Forum for Science, Industry and Business

Sponsored by:     3M 
Search our Site:

 

Novel use for African Mushroom found in Cancer Research

21.12.2011
A young scientist from The Hong Kong Polytechnic University (PolyU)'s Food Safety and Technology Research Centre (FSTRC) has successfully prepared highly stable selenium nanoparticles by using the polysaccharide-protein complex extracted from the African Tiger Milk mushroom.

The preliminary study discovered that these stabilized selenium nanoparticles can significantly inhibit the growth of breast cancer cells by apoptosis.

With this breakthrough, FSTRC Associate Director Dr Wong Ka-hing, who is also an Assistant Professor of PolyU's Department of Applied Biology and Chemical Technology, has won the Young Investigator Award in the 2011 International Conference of Food Factors (ICoFF 2011) with the theme "Food for Wellbeing-from Function to Processing".

Selenium is a trace element which is essential for human health. The study of selenium nanoparticles has become a hot topic because of their excellent bio-availability, low toxicity and strong anti-cancer activity. However, nanoparticles would easily stick together, and their special properties would be lost once the aggregates exceed nano-size. That is why scientists around the world have been exploring ways to stabilize the nanoparticles.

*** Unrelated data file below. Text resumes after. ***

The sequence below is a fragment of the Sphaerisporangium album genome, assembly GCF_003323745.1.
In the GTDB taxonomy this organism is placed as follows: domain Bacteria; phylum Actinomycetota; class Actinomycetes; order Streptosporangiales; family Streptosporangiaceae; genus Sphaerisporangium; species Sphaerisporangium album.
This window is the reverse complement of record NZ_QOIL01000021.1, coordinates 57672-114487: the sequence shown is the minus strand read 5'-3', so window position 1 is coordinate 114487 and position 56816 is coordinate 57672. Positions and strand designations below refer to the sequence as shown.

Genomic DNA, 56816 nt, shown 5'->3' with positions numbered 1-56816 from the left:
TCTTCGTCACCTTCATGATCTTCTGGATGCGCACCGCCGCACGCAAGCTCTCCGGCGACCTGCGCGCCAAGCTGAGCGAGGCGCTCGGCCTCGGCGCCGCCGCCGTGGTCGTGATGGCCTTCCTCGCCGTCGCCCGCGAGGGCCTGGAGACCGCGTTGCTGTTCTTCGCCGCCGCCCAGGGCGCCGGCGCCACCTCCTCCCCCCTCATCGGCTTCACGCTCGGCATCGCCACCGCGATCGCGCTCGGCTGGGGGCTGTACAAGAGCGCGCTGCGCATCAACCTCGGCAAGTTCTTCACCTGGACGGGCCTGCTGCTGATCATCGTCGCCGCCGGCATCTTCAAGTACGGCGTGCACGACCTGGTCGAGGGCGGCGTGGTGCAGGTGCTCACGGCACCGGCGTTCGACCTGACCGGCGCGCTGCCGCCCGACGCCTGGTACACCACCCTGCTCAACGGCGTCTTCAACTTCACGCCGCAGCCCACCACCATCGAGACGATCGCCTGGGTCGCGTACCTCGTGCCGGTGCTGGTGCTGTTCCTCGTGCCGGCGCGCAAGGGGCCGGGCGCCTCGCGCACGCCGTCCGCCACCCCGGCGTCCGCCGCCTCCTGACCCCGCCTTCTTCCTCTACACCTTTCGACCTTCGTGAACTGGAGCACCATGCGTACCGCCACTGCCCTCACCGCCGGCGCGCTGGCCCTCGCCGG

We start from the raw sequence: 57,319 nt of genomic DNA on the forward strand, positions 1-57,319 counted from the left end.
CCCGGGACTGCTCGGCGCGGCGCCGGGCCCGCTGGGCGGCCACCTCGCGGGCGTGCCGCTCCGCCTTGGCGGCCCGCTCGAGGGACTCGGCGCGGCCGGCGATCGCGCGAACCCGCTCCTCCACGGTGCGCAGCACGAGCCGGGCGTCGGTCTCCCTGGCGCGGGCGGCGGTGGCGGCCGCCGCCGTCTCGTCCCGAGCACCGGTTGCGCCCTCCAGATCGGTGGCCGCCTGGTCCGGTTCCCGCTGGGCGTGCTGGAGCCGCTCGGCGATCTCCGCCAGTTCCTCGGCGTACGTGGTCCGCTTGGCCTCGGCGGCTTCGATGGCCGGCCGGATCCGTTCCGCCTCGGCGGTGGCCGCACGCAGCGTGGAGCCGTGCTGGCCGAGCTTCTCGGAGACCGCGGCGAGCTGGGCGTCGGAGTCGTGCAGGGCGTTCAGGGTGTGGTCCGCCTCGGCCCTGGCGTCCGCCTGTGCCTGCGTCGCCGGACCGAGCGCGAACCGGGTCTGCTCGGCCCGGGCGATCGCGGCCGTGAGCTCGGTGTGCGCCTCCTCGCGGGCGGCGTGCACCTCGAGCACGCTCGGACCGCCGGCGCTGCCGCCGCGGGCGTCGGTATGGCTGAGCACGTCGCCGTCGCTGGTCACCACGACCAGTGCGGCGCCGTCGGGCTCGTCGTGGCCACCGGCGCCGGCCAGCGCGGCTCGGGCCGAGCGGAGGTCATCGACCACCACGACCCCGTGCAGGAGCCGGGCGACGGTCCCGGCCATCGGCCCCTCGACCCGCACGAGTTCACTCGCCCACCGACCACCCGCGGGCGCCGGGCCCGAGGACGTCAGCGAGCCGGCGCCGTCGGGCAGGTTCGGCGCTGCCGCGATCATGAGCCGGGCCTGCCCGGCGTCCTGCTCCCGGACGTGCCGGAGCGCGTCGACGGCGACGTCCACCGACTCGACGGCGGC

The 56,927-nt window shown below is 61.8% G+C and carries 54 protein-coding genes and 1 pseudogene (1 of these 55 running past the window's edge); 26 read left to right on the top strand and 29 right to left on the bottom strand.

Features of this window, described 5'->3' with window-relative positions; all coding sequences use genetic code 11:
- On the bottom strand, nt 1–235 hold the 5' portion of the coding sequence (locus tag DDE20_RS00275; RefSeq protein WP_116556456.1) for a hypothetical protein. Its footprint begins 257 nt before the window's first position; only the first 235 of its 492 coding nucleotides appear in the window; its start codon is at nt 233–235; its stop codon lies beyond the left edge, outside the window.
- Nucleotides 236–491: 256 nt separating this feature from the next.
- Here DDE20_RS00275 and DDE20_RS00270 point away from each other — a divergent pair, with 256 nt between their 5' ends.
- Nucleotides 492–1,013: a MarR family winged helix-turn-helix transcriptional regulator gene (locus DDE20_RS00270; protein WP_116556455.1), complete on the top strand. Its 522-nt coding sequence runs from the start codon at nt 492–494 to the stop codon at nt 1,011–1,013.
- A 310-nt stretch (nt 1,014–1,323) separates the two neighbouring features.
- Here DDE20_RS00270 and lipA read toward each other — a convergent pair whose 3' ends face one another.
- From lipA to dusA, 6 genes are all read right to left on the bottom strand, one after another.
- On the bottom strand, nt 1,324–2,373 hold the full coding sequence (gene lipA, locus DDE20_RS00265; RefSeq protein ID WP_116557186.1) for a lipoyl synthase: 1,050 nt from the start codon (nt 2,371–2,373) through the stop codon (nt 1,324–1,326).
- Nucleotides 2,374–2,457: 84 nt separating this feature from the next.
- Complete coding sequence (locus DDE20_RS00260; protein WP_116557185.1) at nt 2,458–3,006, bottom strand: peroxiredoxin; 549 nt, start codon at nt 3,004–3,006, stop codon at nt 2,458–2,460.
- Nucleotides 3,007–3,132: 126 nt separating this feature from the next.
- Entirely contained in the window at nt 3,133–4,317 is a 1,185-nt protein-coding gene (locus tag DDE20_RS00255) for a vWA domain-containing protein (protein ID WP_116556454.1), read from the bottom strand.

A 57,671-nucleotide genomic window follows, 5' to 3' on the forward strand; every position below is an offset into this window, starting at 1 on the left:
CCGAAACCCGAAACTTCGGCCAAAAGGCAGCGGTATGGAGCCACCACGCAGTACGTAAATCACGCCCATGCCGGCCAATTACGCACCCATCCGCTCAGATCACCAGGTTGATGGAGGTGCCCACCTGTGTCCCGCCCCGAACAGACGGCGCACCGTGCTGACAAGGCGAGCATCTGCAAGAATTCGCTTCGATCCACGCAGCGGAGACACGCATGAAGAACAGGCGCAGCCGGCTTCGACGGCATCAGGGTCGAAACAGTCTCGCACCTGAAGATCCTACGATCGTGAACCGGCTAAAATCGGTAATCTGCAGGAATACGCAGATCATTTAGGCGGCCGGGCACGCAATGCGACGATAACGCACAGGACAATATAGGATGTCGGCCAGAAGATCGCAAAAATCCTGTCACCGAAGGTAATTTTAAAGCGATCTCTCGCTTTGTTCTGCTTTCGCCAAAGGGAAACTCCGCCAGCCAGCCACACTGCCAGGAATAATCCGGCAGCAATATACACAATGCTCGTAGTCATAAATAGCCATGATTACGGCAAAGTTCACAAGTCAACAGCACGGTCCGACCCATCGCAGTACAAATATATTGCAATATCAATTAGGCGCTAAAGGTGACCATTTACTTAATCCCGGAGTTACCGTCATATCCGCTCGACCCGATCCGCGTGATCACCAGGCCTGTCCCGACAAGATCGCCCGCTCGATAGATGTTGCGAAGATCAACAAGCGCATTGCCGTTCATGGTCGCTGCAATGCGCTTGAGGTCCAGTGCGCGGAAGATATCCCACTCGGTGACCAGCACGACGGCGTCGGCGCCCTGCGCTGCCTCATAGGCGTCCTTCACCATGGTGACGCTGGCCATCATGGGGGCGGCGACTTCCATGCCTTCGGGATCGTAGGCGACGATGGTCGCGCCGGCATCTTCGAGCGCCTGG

Dr Wong's award-winning study is entitled "Preparation of Highly Stable Selenium Nanoparticles with Anti-Cancer Activity under a Food Grade Redox System" – which means the ultimate products could be consumed as functional food or health products. The study is the first of its kind in terms of preparing highly stable selenium nanoparticles with the use of mushroom polysaccharide-protein complexes as the stabilizers. Apart from its potential as functional foods, the finding has also provided insights on using these novel nanoparticles as new drug for cancer chemoprevention.

In the next stage of cancer research, Dr Wong would evaluate the anti-cancer activity of those stabilized selenium nanoparticles on small animals, and elucidate the underlying mechanism of their growth inhibition effects on the breast cancer cells.

The polysaccharide-protein complex currently in use is extracted from the sclerotium of Tiger Milk mushroom. Dr Wong would also further investigate whether its other developmental stages (e.g. fruiting body) could be used for this cancer research. PolyU has partnered with a mushroom farm to produce Tiger Milk mushrooms and support further research.

The ICoFF at which Dr Wong received his award was organized by the Association of Agricultural Chemists (AOAC) International (Taiwan Section). This year more than 1,300 participants from 30 countries have attended the event, during which numerous international renowned scholars and experts were invited to give lectures on health promotion, diseases prevention and other health issues related to food.

Dr Wong Ka-hing
Associate Director, Food Safety and Technology Research Centre, Department of Applied Biology and Chemical Technology
Tel: (852) 3400 8864
Email: bckhwong@polyu.edu.hk

Wilfred Lai | Research asia research news
Further information:
http://www.polyu.edu.hk

More articles from Life Sciences:

nachricht “Pregnant” Housefly Males Demonstrate the Evolution of Sex Determination
23.05.2017 | Universität Zürich

nachricht Scientists enlist engineered protein to battle the MERS virus